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Ever see an iPad crease? Maybe it can happen, but I bet you can’t read it after that. But a newspaper crease, sometimes that’s the hand of God at work, perhaps a mischevous God testing to see if we’re paying attention, as when a crease merges an f and a t so that “shift” appears as sometime much more interesting. See more on the above from Charles Apple.

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A friend and former colleague gets irritated by the way the media in general make big deals of round numbers — the 10th, the 100th, the 500th, the 1,000th whatever — and the 10th anniversary of 9/11 was no exception. He posted on Facebook, “Sept. 11: blow it out every year, or don’t blow it out at all.” I understand his point, but the media attach greater significance to big, round numbers because that’s human nature; if we didn’t do it, people would ask why because they themselves (with a few exceptions such as my friend) do it. So if you look over the Sept. 11 pages archived by the Newseum, for the most part you’ll see attempts to note the weight the date carried. Not all of them attempted to “blow it out,” but many did. At Poynter.org, Julie Moos highlights 25 front pages that she felt convey the power of deliberative design: “By using tower imagery, illustration, flags and iconic photos, they carry the power of the moment.” One that didn’t make Moos’ list but is extremely evocative is the Cleveland Plain Dealer, a very arty design of two arms either reaching into the air or grasping at it, with a person falling between them:

Cleveland Plain Dealer

None of Media General’s pages from the day made the 25, but as you can see below there was quite a range — from pages that look almost like any other day to ones qualifying as keepsakes. What’s most striking may be that there are no two that look very much alike.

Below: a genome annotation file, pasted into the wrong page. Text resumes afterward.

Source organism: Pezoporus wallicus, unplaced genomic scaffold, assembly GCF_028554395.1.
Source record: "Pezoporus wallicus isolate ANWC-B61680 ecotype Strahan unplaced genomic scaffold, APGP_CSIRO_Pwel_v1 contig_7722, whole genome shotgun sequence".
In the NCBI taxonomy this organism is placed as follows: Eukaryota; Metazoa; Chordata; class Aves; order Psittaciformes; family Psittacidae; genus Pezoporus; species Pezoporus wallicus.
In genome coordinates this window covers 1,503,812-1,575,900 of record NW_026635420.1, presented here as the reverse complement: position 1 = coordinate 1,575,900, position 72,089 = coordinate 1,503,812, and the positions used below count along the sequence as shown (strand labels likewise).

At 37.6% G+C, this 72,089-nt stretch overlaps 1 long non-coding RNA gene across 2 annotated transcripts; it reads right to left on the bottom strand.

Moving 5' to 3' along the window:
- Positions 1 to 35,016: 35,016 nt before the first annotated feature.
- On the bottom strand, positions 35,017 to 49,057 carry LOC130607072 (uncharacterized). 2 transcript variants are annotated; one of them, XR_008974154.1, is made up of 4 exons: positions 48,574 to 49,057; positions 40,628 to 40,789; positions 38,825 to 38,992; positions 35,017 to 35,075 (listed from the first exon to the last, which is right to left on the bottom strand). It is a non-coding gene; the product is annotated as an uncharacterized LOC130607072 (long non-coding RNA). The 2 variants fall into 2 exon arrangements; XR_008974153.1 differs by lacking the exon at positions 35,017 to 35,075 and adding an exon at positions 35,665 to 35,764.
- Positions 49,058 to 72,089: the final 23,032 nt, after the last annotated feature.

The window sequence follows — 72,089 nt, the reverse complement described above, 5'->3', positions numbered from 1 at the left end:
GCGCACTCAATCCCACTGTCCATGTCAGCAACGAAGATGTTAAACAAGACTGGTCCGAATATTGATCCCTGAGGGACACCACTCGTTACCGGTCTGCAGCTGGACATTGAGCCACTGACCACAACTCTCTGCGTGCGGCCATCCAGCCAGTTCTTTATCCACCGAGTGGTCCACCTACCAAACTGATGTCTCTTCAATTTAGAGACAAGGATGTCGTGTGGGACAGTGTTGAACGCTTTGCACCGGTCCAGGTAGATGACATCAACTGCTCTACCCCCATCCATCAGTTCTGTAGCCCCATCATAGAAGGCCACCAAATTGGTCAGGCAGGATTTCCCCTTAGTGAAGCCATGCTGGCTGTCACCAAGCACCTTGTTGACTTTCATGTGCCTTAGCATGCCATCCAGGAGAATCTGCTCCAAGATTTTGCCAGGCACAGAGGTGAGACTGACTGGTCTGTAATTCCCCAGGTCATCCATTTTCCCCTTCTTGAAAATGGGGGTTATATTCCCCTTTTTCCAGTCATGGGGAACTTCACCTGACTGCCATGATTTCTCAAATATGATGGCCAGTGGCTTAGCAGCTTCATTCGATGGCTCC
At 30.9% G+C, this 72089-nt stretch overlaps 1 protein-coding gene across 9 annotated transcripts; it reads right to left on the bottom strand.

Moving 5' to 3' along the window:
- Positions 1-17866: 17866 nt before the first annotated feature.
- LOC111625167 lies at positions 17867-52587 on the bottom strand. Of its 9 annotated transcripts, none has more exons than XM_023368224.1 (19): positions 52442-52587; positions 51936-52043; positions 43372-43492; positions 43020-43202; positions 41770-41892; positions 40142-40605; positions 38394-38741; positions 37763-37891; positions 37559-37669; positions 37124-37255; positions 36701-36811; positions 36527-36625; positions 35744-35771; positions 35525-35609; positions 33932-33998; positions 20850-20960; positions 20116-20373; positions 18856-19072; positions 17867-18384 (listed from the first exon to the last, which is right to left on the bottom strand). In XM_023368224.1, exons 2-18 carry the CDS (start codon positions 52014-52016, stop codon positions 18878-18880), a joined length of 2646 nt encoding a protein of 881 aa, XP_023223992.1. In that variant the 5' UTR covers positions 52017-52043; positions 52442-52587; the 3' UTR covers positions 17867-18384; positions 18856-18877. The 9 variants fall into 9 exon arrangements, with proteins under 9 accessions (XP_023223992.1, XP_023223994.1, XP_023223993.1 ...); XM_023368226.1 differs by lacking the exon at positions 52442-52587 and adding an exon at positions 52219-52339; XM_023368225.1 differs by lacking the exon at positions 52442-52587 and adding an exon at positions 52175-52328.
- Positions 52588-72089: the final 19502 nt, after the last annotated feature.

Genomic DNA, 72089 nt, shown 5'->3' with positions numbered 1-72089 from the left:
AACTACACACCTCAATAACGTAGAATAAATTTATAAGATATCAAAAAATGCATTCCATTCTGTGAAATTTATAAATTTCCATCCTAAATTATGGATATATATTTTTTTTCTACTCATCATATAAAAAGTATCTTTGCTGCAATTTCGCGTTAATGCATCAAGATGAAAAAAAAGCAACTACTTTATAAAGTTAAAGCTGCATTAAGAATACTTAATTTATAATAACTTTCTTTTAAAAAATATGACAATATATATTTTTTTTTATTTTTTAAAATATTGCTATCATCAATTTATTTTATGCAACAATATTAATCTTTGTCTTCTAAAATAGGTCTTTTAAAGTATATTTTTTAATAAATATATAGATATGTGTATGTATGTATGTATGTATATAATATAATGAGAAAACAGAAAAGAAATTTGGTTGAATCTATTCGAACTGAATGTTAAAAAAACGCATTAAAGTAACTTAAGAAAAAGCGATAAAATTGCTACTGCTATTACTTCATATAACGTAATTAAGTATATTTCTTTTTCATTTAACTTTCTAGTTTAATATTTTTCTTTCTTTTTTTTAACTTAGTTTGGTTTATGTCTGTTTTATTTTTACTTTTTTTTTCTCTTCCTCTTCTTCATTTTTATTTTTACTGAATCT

Richmond Times-Dispatch Tampa Tribune Winston-Salem Journal Bristol Herald-Courier Charlottesville Daily Progress Culpeper Star-Exponent Danville Register and Bee Dothan Eagle Hickory Daily Record Jackson County Floridan The McDowell News Morning News Mooresville Tribune News and Messenger The News-Herald Opelika-Auburn News Statesville Record and Landmark The News Virginian

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USA Today graphic
You might giggle at the sight of a weather graphic that makes it look like the sun is horny, and you might be ashamed at having the mind of a 12-year-old boy on such matters. But if only someone at USA Today had that, the paper wouldn’t be enduring several days of ridicule. As design consultant Charles Apple notes, citing several other examples, you need a dirty mind to be an editor in this business. Actually, it will help you in any business that involves putting words and images out for anyone else to see.

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Weekly Dig
Newspaper design consultant Charles Apple rounds up how various newspapers played stories about predictions of the Rapture. For comics fans (like me) it’s hard to beat the front (above) of the Weekly Dig from Boston, depicting Jesus as Marvel Comics’ world-destroying Galactus confronting an Avengers-style group of various other deities. It’s an alt-weekly, so they have the kind of freedom to play around like that.